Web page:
Look to the future: A smart succession plan can be vital for fresh produce business survival
David Frost says, 'If we want to encourage innovation and change, we’ve got to make it sure it’s explicit in our values that we welcome constructive challenge ... and that we reward that thinking.'

Look to the future: A smart succession plan can be vital for fresh produce business survival

Gill McShane

(This is the second in a four-part series of stories on workforce development in the produce industry)

Speaking at the inaugural HR event for the UK fresh produce trade, David Frost, group organisational development director at Total Produce, addressed the future workforce within the fresh produce sector, stressing the need for succession planning and providing practical examples of how to develop leadership talent, encourage worker engagement and innovative thinking.

Revealing statistics that indicate the average age of UK farmers is 59 years old, and the average age of UK senior executives is 60 years old, Frost urged attendees to ensure they have succession planning in place.

“It’s not unusual in many businesses to see the combined service of key people to be centuries; therefore effective succession planning is vital,” he commented.

To tackle it, Frost suggested following a simple model. Starting with the most senior levels, ascertain who at this present time can be replaced permanently, temporarily and in the next two to three years. 

“This is key for the future,” he stated. “Build a picture with a name in every box for the succession planning process. From a risk point of view, it makes sense.” 

Added to that, Frost stressed the need for HR professionals to address employee engagement and tenure considering current average UK worker statistics across all industries. According to the data he presented, the average tenure of a UK employee is just five years, with 52% of UK people when surveyed stating that they were looking for a new job. 

Furthermore, the proportion of graduates that are coming into UK businesses and staying for five years plus is 50%, added Frost. 

“Businesses are losing half,” he said. “To me, that’s a big attrition; they’re not holding onto the very people that they need to have that longevity, and to build up experience that is essential.” 

Meanwhile, Frost said that only 38% of employees on average in the UK feel they are appreciated. However, if they were made to feel more appreciated and effectively managed, 72% said they would work harder. 

To support worker engagement and its succession planning, Total Produce has started what it calls a “talent pipeline” that is linked to its company values. 

“It’s not an HR initiative; it’s a business initiative to make sure we have a pipeline for the future,” Frost explained. “We can’t offer Google-style offices in London, but we can have a serious conversation with people about where they want to go in their career. We’re not corporate but we can be very personal.” 

To that end, Total Produce is enabling employees to participate in an online programme run by Cranfield University to develop their strategic business skills through a mix of business simulation and education.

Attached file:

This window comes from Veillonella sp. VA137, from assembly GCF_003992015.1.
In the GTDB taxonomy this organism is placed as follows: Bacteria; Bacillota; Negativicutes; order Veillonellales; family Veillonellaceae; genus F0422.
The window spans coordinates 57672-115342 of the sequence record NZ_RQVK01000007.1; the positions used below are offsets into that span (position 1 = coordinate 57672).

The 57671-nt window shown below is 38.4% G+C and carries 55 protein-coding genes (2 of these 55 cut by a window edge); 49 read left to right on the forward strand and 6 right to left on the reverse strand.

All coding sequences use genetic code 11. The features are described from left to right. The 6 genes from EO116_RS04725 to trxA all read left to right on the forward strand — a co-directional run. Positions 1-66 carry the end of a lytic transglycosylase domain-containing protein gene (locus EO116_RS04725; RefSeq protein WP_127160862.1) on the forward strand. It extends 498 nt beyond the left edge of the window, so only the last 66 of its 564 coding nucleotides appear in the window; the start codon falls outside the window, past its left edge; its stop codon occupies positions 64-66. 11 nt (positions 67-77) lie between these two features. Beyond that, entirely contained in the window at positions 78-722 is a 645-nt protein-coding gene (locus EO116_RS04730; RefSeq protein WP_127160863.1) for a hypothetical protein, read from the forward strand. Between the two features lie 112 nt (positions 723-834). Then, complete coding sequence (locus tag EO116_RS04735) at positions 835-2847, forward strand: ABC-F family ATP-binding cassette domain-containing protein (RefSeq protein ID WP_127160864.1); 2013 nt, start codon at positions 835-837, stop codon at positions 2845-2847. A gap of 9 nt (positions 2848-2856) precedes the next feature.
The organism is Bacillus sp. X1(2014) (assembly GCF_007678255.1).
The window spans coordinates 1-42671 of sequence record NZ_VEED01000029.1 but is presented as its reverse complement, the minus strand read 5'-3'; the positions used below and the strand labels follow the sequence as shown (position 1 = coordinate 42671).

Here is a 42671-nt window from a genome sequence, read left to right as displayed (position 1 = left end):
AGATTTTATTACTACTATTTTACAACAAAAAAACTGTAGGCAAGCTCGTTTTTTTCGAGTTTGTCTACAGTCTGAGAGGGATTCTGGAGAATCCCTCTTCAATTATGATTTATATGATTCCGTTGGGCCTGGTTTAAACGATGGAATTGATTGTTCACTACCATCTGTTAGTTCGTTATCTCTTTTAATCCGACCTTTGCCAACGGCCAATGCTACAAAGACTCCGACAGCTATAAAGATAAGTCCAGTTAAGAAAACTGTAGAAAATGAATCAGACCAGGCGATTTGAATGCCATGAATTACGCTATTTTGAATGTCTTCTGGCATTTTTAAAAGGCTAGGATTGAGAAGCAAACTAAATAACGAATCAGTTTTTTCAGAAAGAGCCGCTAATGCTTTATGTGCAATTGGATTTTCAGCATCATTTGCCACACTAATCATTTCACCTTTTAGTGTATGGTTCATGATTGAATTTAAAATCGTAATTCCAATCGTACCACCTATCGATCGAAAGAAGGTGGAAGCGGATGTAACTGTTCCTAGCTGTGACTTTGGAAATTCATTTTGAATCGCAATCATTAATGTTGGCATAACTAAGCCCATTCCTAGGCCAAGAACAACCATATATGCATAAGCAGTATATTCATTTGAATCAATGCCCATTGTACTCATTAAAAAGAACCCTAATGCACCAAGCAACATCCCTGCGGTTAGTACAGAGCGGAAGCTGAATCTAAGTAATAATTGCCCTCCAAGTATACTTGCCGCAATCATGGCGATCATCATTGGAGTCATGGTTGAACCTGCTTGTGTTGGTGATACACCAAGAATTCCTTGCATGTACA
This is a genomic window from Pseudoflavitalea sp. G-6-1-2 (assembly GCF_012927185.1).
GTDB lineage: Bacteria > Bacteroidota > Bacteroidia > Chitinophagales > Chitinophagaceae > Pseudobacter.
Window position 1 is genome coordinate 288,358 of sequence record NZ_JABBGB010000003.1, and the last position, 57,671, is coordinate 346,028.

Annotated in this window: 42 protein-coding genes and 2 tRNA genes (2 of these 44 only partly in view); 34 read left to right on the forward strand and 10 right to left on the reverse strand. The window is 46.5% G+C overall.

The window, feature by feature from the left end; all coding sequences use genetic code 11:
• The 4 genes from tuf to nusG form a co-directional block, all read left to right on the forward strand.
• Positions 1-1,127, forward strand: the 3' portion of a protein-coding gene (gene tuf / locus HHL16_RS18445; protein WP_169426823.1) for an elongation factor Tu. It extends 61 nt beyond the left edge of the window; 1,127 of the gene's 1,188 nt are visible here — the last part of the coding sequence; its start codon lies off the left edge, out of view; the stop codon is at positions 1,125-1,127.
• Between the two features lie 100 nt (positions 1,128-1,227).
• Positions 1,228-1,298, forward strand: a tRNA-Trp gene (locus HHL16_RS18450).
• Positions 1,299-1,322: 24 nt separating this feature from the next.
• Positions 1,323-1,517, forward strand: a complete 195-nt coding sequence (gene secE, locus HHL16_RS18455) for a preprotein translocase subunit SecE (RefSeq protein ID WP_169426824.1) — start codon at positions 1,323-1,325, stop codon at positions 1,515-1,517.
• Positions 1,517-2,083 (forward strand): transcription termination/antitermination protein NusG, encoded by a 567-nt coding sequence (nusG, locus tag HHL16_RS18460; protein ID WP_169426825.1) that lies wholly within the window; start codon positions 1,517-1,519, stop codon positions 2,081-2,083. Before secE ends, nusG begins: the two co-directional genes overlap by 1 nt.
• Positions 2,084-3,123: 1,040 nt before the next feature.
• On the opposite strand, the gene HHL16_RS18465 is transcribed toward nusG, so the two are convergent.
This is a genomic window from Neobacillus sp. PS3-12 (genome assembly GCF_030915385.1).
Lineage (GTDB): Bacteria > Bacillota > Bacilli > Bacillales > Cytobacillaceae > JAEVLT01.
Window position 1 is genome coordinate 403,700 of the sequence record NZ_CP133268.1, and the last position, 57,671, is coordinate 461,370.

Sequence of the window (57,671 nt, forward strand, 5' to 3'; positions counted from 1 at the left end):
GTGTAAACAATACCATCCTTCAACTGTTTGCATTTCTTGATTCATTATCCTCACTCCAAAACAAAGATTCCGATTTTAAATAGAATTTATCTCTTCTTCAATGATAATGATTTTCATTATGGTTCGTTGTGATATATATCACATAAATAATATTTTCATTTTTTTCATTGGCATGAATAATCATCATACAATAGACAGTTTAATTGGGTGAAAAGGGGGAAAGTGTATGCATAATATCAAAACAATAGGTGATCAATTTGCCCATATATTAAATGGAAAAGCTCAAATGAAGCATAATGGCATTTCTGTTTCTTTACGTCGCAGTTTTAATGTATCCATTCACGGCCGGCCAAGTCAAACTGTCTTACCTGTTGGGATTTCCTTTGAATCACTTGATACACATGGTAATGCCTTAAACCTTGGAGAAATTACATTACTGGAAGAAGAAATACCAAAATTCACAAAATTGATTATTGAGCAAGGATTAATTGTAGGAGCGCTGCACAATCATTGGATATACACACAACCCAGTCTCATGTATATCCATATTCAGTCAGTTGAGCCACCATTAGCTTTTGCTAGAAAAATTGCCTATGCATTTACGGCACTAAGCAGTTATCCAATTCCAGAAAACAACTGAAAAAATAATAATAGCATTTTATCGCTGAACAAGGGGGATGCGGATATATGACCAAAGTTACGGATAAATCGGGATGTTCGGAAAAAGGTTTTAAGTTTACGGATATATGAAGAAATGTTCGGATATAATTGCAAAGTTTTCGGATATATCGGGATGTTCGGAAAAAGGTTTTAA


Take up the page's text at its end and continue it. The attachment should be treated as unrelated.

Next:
“We’re looking for people who’ve been in the business for two to three years, have demonstrated can they perform and they line up with the values of the organisation; for example, they are committed and excited about the future of the company,” Frost explained. 

At the same time, Total Produce is developing a “coaching culture” to help staff ask questions, devolve responsibility, encourage new thinking and build the confidence to challenge colleagues or situations.

“I don’t think you can have an innovative culture unless you have strong coaching skills,” Frost stated.

Importantly, Frost advised the HR professionals in the room to build a coalition of support from a wide range of individuals within their respective organisations.

“If you try on your own, you won’t get anywhere,” he noted. “Engage with senior teams  and understand their business challenges. “Then you can talk about your employer brand and reputation. You can’t do that until you’ve got the above in place.”

When it comes to encouraging innovative thinking, Frost reminded the audience that innovation is just a “new way of doing something.” 

He said one way to keep ahead is to remain aware of significant developments globally. “I think having awareness of what’s happening in other industries keeps us fresh and challenges how we’re working,” he commented.

For example, Frost said interesting innovations identified by the Total Produce team include the vertical farming operations owned by Emirates Airlines. Plus, the emergence of online grocery delivery service Instacart in the USA, which in six years has grown rapidly to US$6 billion (bn), which Frost compared with the £5bn current value of Marks & Spencer in the UK. 

Added to that, Frost said HR teams must be wary of “the power of culture” and help employees to challenge preconceptions that are false, such as “the boss wouldn’t like it.”

“If we want to encourage innovation and change, we’ve got to make it sure it’s explicit in our values that we welcome constructive challenge … and that we reward that thinking,” Frost explained.

View David’s presentation here. 

To read PBUK’s other report from the HR event, use the link below: 

New HR event envisages future workplace, workforce and working practices.



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